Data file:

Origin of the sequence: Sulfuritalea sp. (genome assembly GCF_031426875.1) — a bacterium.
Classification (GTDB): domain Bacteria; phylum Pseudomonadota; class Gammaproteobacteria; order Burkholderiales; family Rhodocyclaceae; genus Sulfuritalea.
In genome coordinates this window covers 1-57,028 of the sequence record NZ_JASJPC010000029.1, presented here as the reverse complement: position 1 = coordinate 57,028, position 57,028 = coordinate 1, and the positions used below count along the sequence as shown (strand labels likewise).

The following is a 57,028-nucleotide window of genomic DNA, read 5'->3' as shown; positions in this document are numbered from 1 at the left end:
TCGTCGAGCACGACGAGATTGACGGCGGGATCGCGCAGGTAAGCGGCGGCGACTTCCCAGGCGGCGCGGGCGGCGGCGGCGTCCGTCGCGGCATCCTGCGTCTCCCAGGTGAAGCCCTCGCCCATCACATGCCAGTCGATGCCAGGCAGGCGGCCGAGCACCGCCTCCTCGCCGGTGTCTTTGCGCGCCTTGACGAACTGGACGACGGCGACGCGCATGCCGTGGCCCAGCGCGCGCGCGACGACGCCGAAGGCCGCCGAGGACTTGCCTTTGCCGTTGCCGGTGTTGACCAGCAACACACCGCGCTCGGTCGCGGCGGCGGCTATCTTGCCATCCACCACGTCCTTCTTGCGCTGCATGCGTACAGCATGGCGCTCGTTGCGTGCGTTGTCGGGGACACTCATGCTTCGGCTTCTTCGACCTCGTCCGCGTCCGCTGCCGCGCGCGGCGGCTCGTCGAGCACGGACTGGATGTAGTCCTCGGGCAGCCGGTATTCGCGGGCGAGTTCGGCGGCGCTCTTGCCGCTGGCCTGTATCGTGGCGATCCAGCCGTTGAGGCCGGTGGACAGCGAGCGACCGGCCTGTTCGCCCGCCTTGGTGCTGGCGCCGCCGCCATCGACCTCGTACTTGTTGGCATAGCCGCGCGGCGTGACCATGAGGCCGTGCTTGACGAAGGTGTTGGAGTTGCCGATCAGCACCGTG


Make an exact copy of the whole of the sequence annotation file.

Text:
Origin of the sequence: Sulfuritalea sp. (genome assembly GCF_031426875.1) — a bacterium.
Classification (GTDB): domain Bacteria; phylum Pseudomonadota; class Gammaproteobacteria; order Burkholderiales; family Rhodocyclaceae; genus Sulfuritalea.
In genome coordinates this window covers 1-57,028 of the sequence record NZ_JASJPC010000029.1, presented here as the reverse complement: position 1 = coordinate 57,028, position 57,028 = coordinate 1, and the positions used below count along the sequence as shown (strand labels likewise).

The following is a 57,028-nucleotide window of genomic DNA, read 5'->3' as shown; positions in this document are numbered from 1 at the left end:
TCGTCGAGCACGACGAGATTGACGGCGGGATCGCGCAGGTAAGCGGCGGCGACTTCCCAGGCGGCGCGGGCGGCGGCGGCGTCCGTCGCGGCATCCTGCGTCTCCCAGGTGAAGCCCTCGCCCATCACATGCCAGTCGATGCCAGGCAGGCGGCCGAGCACCGCCTCCTCGCCGGTGTCTTTGCGCGCCTTGACGAACTGGACGACGGCGACGCGCATGCCGTGGCCCAGCGCGCGCGCGACGACGCCGAAGGCCGCCGAGGACTTGCCTTTGCCGTTGCCGGTGTTGACCAGCAACACACCGCGCTCGGTCGCGGCGGCGGCTATCTTGCCATCCACCACGTCCTTCTTGCGCTGCATGCGTACAGCATGGCGCTCGTTGCGTGCGTTGTCGGGGACACTCATGCTTCGGCTTCTTCGACCTCGTCCGCGTCCGCTGCCGCGCGCGGCGGCTCGTCGAGCACGGACTGGATGTAGTCCTCGGGCAGCCGGTATTCGCGGGCGAGTTCGGCGGCGCTCTTGCCGCTGGCCTGTATCGTGGCGATCCAGCCGTTGAGGCCGGTGGACAGCGAGCGACCGGCCTGTTCGCCCGCCTTGGTGCTGGCGCCGCCGCCATCGACCTCGTACTTGTTGGCATAGCCGCGCGGCGTGACCATGAGGCCGTGCTTGACGAAGGTGTTGGAGTTGCCGATCAGCACCGTG